It’s been said that lightning never strikes the same place twice. However, it does in the case of Tesla.
Over the course of their thirty-year career, the critically acclaimed iconic Sacramento melodic hard rock quintet—Frank Hannon [guitar], Brian Wheat [bass], Jeff Keith [lead vocals], Troy Luccketta [drums], and Dave Rude [guitar]—sold more than 25 million albums and performed to sold out crowds across the world. Their journey kicked into high gear with 1986’s platinum-certified debut, Mechanical Resonance, which solidified them as a household name and yielded signature anthems such as “Little Suzi,” “Modern Day Cowboy,” “Cumin’ Atcha Live,” and “Gettin’ Better.” Celebrating the record’s 30th birthday, the boys from Sacramento unleash Mechanical Resonance Live! which will be released on August 26, 2016 (Tesla Electric Company Recordings/Mailboat/Frontiers).
Recorded in the Spring and Fall of 2015 while on tour with Def Leppard, it spruces up the classic 12-song track listing with 21st century live renditions. Bringing everything full circle, they owe its genesis to the suggestion of a close friend and fan Phil Collen of Def Leppard…
“Phil came into our dressing room to have a talk with us one night,” recalls Frank. “As a true fan of Tesla, he suggested that we record a live rendition of Mechanical Resonance. It was just a brilliant idea. We immediately agreed with him.”
“We pride ourselves on being great on stage, and we were really able to capture that,” says Brian. “It’s a bit of déjà vu. 30 years ago, we were on tour with Def Leppard promoting Mechanical Resonance. 30 years later, we’re touring with Def Leppard and promoting Mechanical Resonance!”
For the first time since the record’s original tour cycle, Tesla dusted off deep cuts like “We’re No Good Together” and “Before My Eyes.” Mixed by Brian in his own studio, the recordings pack a powerful and passionate punch by preserving the original performances.
“Some of these live renditions are better than the performances on the original record,” continues Brian. “It’s just us doing what Tesla do best, playing live. I wanted it to be as in-your-face as it could be.”
“It’s completely honest and real,” Frank concurs. “When you listen to it, you’ll hear the imperfections and nuances, because it’s one-hundred percent us.”
As much as it honors their legacy, Mechanical Resonance Live! hints at Tesla’s future as well. The band includes a brand new track, “Save That Goodness,” produced and written by Phil Collen. Energized by bombastic guitars, robust grooves, and an epic refrain complete with a choir call-and-response, the song remains a welcome addition within their storied catalog.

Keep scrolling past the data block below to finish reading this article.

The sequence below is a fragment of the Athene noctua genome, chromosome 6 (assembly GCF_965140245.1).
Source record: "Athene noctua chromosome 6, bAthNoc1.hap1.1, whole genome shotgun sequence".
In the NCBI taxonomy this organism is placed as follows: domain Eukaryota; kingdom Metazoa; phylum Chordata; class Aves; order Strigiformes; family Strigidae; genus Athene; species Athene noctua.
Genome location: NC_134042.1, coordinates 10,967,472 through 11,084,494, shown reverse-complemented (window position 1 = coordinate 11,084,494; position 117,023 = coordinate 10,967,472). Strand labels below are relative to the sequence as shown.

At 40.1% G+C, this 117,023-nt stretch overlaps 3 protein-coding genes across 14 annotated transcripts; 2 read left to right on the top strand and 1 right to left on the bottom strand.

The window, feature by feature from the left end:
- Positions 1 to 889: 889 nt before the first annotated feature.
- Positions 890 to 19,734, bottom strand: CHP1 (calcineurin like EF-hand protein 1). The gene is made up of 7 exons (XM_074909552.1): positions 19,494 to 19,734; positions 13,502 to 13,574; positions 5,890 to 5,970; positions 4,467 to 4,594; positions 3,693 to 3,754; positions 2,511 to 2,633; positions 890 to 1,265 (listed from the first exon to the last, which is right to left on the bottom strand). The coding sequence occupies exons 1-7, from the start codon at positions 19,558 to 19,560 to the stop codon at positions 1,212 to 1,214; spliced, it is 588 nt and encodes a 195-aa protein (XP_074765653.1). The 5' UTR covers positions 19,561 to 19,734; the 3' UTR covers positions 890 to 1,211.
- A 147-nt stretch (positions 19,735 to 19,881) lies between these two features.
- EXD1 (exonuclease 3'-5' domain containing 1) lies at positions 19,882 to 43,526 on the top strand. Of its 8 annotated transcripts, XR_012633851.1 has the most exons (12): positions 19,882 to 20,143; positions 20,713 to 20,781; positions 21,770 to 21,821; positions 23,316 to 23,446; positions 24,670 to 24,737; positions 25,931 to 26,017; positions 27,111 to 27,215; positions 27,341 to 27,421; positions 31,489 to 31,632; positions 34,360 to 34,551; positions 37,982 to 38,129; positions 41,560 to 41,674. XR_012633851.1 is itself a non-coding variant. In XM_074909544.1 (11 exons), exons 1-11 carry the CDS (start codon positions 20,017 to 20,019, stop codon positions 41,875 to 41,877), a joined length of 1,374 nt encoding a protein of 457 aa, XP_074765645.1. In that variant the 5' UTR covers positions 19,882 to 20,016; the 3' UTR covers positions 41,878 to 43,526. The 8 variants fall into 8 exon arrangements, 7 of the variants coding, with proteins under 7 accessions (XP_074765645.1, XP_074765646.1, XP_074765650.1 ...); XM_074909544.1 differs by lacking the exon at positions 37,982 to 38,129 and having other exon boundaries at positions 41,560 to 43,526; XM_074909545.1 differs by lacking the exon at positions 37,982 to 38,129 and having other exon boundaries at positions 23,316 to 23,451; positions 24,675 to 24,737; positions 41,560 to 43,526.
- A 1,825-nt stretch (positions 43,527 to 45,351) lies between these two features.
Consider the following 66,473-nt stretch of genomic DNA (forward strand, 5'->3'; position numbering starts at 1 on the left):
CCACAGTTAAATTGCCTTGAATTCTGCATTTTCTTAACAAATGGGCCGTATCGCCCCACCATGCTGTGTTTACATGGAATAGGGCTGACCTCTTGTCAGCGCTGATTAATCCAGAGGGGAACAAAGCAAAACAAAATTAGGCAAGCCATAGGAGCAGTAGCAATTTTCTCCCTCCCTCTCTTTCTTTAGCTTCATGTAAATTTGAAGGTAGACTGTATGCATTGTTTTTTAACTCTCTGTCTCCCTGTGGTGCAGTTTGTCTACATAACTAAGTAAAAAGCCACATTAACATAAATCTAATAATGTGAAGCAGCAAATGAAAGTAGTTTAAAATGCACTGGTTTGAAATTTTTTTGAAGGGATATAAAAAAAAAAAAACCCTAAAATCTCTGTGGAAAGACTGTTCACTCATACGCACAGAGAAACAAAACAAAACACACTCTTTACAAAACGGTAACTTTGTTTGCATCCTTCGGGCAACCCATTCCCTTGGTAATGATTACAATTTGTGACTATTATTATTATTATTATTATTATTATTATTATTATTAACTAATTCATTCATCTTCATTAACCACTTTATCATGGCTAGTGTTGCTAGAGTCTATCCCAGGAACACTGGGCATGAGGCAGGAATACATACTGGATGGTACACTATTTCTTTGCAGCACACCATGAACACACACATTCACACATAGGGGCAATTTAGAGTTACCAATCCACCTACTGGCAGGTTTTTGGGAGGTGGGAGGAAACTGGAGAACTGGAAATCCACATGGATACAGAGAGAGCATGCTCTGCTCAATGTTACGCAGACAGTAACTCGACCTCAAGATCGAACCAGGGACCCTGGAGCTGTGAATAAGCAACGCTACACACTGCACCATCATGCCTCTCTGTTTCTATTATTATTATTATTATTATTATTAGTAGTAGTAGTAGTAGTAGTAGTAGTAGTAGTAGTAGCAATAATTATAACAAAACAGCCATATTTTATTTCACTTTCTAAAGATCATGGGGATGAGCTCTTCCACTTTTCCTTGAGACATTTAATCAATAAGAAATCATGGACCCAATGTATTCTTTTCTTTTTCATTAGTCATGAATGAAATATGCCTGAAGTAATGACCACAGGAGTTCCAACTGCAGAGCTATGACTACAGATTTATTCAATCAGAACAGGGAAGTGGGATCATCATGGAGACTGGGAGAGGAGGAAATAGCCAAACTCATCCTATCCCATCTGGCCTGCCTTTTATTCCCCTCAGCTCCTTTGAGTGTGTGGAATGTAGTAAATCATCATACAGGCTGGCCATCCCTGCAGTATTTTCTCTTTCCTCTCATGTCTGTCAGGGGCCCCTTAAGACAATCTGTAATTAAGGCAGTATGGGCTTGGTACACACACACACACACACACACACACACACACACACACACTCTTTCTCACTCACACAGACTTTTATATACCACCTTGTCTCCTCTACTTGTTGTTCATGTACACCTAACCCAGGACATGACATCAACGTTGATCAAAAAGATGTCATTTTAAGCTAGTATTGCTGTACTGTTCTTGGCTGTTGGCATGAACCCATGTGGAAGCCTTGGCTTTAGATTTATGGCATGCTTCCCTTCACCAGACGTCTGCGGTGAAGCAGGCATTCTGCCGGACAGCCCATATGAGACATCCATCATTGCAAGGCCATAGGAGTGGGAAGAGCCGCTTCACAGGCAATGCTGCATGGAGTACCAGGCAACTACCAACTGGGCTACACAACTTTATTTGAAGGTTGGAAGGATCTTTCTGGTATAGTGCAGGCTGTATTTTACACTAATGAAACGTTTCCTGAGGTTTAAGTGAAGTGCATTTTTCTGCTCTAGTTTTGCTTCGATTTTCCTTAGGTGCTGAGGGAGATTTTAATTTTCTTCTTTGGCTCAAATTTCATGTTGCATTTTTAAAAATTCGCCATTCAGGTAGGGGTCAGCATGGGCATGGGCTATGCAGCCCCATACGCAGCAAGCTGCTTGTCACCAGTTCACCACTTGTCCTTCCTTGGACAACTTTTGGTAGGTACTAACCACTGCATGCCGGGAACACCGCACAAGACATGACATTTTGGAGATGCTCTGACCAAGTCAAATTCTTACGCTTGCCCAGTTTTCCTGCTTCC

“It’s definitely reminiscent of Tesla’s style, because it’s got a positive message in the lyrics, and the vibe is really upbeat,” Frank exclaims. “I can’t wait to play that live.”
“We love the way Phil works,” Brian goes on. “You’ll hear more of that quality down the line. It’s got the ‘Little Suzi’ good time vibe.”
The 21st century has become something of a renaissance for Tesla. Most recently, 2014’s Simplicity bowed at #14 on the Billboard Top 200. The group ignited ABC’s Jimmy Kimmel LIVE! in addition to scorching stages at festivals such as Rocklahoma, Graspop Metal Meeting, and Sweden Rock Festival as well as the cruise Monsters of Rock! Remaining committed to philanthropy, they hosted a benefit for The Station nightclub fire in addition to playing a rally for the Sacramento Kings. They simply never stop.
As they prepare to cut their ninth full-length album with Collen at the helm, Tesla take a big leap forward as they glance back on Mechanical Resonance Live!
“I want people to feel like Tesla is still full of energy these days,” concludes Frank. “That’s it.”
“This is a band we started in Frank’s garage when I was 18, and Frank was 15,” Brian leaves off. “I’m proud we’re still standing this many years later. It’s a pretty cool place to be. I’d love for people to think, ‘That band has managed to stay in the game for 30 plus years, and they’re still playing great shows and putting out quality music.’ Now, just turn the shit up when you listen to it. It was made to play loud.”